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The Big Country

Head Talking Head Starts Making Sense

Ghosty Sandwiches, 1994
Butcher’s Files, NYC, 1998
Kudzu Landscape
Golden Hairs, Mexico City
Office worker, Rangoon
Indoor Arches
Team Pusher, Jaipur, India

By Mike Giuliano | Posted 11/21/2001

Indices: Recent and Ongoing Work

David Byrne

Maryland Institute College of Art's Decker Gallery through Dec. 16

It has been three decades since David Byrne dropped out of Maryland Institute College of Art. A head-to-toe inspection reveals that the 49-year-old Baltimore-bred musician is holding up very well for an iconic art-rock star who shot to fame two decades ago. The short hair atop his celebrated head is gray now, but it makes him seem distinguished. He's still as thin as he ever was. Byrne's body, known for its nervous stage moves when he was the frontperson for Talking Heads, is just as animated as he darts around MICA's Decker Gallery, installing a new exhibit. Even when he stops for a moment, his large eyes continue to dance around. You could get dizzy going tête-à-tête with David Byrne.

Curated by Rachel Knecht, a literature faculty member at MICA, Indices: Recent and Ongoing Work has at its heart an installation called "One Million Images." These digital photographs were all taken by Byrne during his world travels over the past decade. The unframed photos crowd each other as they work their way across the walls. Talk about visual overload. It really seems like there must be a million of them, but how many are there really? Neither the artist nor the curator knows the exact number, but they estimate it's around 200. "Call it a million," Byrne says with just a trace of a smile.

When I remark that viewers will inevitably look for autobiographical insights as they scan the assorted images, Byrne acknowledges as much with body language that seems to say, Oh, well, that goes with the territory. So, I look at some of the pictures with him. There's a tightly cropped shot of an advertisement in which a woman is talking on a cellular phone; the words out of touch are written on her forehead. There's a shot of a road sign reading south of here. There's a picture of a swimming pool partly filled with brackish water; a brick grotto containing a statue of the Virgin Mary sits poolside. There are many photos of billboards, highways, parking garages, kitschy landscape paintings. This is vernacular America, the unbeautiful. Each photo could be a Byrne lyric that makes the mundane seem exotic.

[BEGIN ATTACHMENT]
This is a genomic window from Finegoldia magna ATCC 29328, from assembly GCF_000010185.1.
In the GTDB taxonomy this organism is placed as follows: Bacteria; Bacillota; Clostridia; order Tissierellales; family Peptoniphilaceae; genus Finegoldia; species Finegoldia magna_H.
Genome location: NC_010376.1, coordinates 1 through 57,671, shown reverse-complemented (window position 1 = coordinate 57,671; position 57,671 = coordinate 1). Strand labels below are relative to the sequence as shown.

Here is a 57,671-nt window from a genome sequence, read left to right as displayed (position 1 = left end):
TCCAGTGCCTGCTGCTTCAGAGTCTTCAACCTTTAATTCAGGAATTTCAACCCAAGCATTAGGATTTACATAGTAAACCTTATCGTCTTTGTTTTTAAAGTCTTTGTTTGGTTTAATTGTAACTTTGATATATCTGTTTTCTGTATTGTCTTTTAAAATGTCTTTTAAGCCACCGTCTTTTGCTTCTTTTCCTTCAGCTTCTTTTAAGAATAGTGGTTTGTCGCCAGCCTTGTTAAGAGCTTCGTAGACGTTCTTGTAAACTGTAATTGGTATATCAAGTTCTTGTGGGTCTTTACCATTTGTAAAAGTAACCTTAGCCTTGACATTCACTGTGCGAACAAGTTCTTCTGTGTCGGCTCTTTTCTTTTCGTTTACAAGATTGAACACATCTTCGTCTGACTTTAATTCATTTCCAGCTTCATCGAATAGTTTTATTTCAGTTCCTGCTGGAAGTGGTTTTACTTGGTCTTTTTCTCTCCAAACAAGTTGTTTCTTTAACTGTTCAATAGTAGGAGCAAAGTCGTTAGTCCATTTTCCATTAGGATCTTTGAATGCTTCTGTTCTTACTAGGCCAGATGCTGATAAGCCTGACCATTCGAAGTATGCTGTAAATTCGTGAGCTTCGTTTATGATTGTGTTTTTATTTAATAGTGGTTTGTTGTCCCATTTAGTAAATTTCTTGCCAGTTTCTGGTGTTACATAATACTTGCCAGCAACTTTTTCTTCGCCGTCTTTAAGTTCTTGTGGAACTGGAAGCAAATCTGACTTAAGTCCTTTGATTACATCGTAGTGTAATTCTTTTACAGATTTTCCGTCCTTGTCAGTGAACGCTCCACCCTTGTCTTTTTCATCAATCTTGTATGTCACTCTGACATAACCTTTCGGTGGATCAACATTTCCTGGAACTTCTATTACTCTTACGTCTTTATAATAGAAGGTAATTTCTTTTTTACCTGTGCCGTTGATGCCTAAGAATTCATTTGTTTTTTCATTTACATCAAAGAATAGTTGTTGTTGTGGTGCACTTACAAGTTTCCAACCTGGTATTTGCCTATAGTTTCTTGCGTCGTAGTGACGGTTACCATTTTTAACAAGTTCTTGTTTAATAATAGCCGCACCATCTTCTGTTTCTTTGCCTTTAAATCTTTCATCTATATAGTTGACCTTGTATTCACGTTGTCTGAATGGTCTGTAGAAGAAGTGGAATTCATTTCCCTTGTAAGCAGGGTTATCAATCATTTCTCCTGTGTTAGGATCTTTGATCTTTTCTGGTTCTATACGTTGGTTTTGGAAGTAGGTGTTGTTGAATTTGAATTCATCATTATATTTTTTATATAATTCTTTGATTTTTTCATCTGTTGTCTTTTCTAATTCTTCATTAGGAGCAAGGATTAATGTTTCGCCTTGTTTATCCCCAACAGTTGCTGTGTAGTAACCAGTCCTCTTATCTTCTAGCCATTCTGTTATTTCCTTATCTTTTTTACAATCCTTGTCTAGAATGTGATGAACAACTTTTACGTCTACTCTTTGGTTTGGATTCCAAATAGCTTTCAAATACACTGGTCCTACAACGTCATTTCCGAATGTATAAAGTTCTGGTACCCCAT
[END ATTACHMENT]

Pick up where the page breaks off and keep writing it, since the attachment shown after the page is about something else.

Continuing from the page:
We've been walking through all this visual chaos for several minutes, and I finally summon the courage to ask a standard journalistic question: What does all this mean? It's risky to put someone on the spot when that someone never stops moving, but I wait for an answer. Byrne considers it for a bit and then, in what turns out to be characteristic courtesy and thoughtfulness, makes a lot of sense with his response.

"These are photos taken over many years, though most of them are more recent. It's something I do constantly, an ongoing thing. Now I've arranged them as best I could so they don't look completely chaotic. There is some kind of underlying theme, only I wasn't thinking about it at the time. I just took photos. Maybe it's a way of thinking in a language that doesn't use words. In order to take words, I take pictures.

"I want to get technically proficient pictures, but the impulse is just to try and understand the world by taking pictures of parts of it. There was almost no intervention on my part. This is just found stuff. I try not to censor myself. I shoot anything that seems striking to me and later can figure out why I wanted to take it. As far as what it means, some of it's really obvious to me. The chaotic texture has [images of] nature and artificial nature, like this one with paint [splashed] on the ground."

The main impression left by the massed photos is that our landscape has suffered from so much human (and specifically commercial) intervention that it's no longer natural. Furthering that impression, there are no real people in any of these shots, and yet the American character is everywhere on display.

But if "One Million Images" tempts viewers to look for larger meanings, it also teases them for making the attempt. The photos are accompanied by a wall text that seems designed to confuse rather than enlighten. "The text is a riff on museum wall texts," Byrne says.